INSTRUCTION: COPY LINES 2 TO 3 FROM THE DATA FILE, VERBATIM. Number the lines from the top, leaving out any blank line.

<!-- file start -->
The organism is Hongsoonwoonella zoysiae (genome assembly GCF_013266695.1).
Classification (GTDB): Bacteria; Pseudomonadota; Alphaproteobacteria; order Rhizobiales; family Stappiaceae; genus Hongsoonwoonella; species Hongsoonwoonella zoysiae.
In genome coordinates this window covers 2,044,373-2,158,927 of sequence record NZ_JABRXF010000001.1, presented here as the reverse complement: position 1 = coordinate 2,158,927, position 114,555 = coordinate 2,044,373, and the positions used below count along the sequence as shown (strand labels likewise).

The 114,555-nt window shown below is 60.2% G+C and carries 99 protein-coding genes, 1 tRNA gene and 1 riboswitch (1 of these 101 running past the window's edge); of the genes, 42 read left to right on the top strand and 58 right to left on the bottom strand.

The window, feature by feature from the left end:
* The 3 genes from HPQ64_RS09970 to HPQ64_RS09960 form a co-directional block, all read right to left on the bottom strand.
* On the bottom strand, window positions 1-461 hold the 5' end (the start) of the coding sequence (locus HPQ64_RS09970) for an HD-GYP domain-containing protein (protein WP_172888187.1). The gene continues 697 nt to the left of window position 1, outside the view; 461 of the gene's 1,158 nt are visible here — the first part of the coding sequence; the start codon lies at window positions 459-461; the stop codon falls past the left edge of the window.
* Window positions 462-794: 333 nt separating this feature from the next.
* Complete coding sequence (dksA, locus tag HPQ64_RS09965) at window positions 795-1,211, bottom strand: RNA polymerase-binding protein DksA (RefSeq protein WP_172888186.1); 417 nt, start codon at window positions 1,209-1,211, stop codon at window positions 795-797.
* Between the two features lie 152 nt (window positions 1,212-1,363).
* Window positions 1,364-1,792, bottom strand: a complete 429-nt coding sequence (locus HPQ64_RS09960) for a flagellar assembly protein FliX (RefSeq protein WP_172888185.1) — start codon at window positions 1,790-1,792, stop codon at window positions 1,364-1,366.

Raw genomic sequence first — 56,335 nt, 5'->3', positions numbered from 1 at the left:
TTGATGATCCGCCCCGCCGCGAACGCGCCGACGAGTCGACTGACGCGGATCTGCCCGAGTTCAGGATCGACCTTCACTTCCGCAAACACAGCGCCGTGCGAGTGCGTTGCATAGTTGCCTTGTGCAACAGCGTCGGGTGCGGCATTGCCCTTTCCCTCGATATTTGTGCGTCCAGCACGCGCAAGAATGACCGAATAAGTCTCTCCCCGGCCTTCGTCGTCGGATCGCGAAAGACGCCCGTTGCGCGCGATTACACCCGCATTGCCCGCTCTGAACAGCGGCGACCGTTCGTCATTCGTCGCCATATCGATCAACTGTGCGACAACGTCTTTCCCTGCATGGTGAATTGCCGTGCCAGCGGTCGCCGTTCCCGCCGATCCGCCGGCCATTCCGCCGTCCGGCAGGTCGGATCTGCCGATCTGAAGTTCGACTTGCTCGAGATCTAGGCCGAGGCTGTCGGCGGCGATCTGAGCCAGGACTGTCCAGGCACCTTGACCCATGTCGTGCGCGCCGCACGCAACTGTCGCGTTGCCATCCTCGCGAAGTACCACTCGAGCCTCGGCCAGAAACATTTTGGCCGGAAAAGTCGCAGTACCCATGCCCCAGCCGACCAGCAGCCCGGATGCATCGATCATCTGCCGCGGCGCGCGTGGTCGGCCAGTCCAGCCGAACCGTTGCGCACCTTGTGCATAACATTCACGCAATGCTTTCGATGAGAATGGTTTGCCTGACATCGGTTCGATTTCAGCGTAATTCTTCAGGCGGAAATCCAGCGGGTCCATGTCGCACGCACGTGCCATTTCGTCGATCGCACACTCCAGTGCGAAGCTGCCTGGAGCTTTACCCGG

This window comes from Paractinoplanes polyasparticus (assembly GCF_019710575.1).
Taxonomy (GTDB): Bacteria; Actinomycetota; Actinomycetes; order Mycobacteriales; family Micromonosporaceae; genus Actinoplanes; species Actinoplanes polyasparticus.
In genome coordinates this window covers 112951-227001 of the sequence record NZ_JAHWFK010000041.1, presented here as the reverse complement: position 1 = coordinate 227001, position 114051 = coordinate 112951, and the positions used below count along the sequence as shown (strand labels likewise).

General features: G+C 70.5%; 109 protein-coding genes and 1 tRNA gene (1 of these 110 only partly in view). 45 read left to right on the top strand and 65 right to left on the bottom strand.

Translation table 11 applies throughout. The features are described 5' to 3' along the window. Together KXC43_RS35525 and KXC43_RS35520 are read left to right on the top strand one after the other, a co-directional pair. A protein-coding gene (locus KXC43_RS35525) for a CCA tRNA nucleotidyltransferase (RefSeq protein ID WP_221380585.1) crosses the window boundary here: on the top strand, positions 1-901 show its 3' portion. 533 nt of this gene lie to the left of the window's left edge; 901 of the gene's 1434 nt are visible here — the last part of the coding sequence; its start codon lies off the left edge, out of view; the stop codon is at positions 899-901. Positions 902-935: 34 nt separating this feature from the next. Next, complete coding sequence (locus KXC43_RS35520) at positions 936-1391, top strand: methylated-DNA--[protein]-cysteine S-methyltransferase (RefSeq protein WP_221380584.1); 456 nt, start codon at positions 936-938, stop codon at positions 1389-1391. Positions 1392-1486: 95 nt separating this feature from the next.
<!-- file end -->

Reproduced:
Classification (GTDB): Bacteria; Pseudomonadota; Alphaproteobacteria; order Rhizobiales; family Stappiaceae; genus Hongsoonwoonella; species Hongsoonwoonella zoysiae.
In genome coordinates this window covers 2,044,373-2,158,927 of sequence record NZ_JABRXF010000001.1, presented here as the reverse complement: position 1 = coordinate 2,158,927, position 114,555 = coordinate 2,044,373, and the positions used below count along the sequence as shown (strand labels likewise).